When my borrowing privileges were cut off suddenly at the end of last week, I also then had reason to see the Head of Department, a wonderful teacher who took me for two excellent subjects in second and third year. Had I done Honours on the timetable I ‘should have’, he was the supervisor I would have had. I was astonished he not only remembers me, but recognises me. He was astonished at how many details of his life I remembered and was able to relay. I remember him as having the most fantastic laugh, one of my favourites of anyone I have ever encountered. He still has it and I got it out of him many times in a fifteen minute meeting. But the point is, the mentor had briefed him a little on there being very serious problems weighing me down. He, too, told me it would be all right and that if it wasn’t he would do everything he could to help. He also emphasised how excited he was that I will be applying for tutoring work in the next couple of years, and looks forward to fighting to have me. This is not something he had to say at all, but he did. It is just over eight year since I saw him last, and given how much has changed in my life since then, I found it immensely comforting that our rapport was still there, and that he cared. That he thought enough of me to bother. Part of this was his job (signing the form), but most of it was him actually thinking I was worth talking down from the ledge.

My other seminar teacher has also been supportive and decent.  He is still waiting on work of mine to mark, he has been there to help when I had to change topics, he has been patient about the fact that I can’t read more than about a page an hour right now, and sometimes he’s just stopped to talk in the corridor or at the coffee shop. I am so glad that he is pleased I asked him to be my associate supervisor for post grad work, that he is actually excited at the idea. Or if he isn’t he’s doing a really good job of faking it.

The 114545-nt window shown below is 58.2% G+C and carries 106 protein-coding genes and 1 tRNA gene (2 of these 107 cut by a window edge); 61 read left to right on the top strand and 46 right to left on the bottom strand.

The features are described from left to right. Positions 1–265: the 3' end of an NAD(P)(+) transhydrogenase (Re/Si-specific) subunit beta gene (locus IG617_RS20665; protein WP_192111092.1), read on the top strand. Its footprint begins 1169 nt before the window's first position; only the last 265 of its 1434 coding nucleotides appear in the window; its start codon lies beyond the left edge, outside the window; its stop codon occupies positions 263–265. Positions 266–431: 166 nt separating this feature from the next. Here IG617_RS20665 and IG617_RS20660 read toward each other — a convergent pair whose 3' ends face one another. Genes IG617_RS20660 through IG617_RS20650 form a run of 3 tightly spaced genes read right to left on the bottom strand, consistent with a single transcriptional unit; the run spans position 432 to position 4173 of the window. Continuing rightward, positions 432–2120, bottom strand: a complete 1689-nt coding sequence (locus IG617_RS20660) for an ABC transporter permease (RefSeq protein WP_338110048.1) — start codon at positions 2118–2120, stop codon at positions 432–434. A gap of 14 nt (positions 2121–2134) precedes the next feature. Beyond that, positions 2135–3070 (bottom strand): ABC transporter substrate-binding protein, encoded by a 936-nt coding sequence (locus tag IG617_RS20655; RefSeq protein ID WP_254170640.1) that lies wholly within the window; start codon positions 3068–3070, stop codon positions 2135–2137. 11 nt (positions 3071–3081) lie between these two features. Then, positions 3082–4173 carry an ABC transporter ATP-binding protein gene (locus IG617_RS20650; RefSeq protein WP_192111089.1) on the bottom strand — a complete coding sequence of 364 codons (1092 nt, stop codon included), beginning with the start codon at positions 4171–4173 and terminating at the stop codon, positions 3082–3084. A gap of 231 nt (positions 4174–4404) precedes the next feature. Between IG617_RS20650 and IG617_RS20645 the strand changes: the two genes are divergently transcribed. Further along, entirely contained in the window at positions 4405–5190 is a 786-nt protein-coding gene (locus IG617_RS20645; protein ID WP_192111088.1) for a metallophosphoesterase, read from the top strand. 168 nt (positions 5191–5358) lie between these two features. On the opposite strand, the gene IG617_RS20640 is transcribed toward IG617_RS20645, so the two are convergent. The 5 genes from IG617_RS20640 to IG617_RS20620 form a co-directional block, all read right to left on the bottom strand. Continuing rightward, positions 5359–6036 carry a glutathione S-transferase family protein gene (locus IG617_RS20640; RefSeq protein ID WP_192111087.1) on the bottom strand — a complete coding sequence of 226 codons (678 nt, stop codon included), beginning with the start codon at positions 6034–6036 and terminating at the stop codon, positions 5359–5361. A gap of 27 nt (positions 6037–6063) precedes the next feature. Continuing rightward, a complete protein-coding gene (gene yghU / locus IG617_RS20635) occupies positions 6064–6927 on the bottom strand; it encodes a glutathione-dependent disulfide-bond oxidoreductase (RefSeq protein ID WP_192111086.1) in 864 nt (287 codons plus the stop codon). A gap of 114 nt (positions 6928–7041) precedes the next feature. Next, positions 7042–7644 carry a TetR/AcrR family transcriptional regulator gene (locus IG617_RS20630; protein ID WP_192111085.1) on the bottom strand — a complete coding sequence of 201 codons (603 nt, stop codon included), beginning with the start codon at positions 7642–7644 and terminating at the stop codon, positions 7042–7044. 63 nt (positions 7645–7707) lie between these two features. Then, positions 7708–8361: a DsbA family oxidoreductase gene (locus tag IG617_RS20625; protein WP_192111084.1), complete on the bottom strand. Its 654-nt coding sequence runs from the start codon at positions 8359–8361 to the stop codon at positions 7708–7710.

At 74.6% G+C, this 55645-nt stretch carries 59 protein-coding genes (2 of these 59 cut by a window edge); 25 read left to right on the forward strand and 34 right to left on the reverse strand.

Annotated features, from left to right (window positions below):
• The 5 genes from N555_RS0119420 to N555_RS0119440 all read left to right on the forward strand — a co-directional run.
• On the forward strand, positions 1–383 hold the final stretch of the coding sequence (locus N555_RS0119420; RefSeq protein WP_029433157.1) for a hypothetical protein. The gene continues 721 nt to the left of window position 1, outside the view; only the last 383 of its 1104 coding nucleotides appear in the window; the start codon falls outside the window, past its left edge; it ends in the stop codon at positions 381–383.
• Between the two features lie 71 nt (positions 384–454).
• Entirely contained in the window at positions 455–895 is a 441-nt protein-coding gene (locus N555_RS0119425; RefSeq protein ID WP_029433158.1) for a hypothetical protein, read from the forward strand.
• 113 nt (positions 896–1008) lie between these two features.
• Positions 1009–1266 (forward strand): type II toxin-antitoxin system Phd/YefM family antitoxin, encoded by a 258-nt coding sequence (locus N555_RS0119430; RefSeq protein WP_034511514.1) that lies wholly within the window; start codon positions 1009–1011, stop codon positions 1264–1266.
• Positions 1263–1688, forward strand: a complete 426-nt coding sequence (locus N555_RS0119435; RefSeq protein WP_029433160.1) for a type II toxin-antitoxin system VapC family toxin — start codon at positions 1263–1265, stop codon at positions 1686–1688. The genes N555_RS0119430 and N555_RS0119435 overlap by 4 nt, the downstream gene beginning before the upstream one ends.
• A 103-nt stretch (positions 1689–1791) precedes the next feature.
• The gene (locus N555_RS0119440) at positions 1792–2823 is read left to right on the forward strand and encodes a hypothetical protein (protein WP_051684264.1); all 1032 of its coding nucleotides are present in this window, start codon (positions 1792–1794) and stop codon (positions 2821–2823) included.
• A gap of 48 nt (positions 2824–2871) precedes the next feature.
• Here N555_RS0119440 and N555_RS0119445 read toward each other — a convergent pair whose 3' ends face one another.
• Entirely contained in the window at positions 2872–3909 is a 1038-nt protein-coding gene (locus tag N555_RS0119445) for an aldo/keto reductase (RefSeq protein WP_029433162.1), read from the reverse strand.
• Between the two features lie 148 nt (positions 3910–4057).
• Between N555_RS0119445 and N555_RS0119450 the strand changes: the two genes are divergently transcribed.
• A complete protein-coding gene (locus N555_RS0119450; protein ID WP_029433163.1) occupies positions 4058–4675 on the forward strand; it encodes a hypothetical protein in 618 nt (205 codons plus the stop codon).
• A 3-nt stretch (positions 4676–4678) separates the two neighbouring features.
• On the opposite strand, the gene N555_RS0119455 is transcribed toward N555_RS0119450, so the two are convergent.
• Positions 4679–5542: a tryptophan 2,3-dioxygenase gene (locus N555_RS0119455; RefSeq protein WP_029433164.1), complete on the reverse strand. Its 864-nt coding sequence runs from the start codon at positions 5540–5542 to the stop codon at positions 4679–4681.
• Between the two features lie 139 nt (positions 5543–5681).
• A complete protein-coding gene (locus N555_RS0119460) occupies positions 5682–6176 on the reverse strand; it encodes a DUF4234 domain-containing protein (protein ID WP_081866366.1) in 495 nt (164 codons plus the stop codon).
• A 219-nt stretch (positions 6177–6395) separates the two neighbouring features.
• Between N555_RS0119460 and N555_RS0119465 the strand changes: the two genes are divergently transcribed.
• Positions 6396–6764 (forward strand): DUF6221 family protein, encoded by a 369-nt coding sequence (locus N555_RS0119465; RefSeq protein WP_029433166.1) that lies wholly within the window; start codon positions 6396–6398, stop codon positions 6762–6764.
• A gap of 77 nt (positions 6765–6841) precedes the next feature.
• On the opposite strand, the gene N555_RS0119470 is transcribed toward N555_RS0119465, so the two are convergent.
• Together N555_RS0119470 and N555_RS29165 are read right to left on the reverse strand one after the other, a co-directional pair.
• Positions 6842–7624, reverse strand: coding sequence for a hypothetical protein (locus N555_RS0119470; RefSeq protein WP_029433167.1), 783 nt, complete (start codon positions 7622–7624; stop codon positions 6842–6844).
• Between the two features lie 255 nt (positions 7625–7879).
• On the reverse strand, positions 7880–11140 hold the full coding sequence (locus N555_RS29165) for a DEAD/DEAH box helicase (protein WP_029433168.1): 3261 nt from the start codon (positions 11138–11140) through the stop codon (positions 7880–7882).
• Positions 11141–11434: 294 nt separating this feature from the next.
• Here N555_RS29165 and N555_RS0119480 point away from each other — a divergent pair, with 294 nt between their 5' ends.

Now don’t get me wrong I also had an awful incident with a member of the department who I like and respect who, while not knowing specifics, told me I should just get over my problems. I thought about talking about that and bitching about it, but truthfully it pales in significance to this support offered by others.

I try and avoid saying stuff like this, but I have mostly been through the big, bad stuff of my life alone. For the first time ever, I feel like I have people around me who have my back, who really actually care about me even though they are under no obligation to do so. Skully also really stepped up over the weekend and talked sense into me, and I am eternally grateful for that kindness. A lot of my work this year has centred around different types of community. I love that I am finding such solace in different types of community this year too. It is one of the many gifts of this challenging, manic, wonderful year.

‘DNF granted.’ I hate acronyms but this one suddenly seems a lot friendlier than it did. 


  1. (hugs)

    I'm glad to hear from you. I'm going to add another "it will be ok" because it will. I agree with what you said about community. It has helped me no end this year (and this year is totally weird, for the record).

  2. Take care of your self lady! Health first, honours second. You will succeed!

  3. I'm glad to hear you got your DNF and that your team has your back.

  4. Vivaaaaaaaaaa!!!! I'm so happy you have those people around, specially when you need them and they can help you a lot.
    As the title says "You won't fail" :)

  5. SWEET RELIEF. I'm glad I found the news out (and that it was good) after the fact or I would have been on pins and needles for you.

    Echoing all the sentiments above.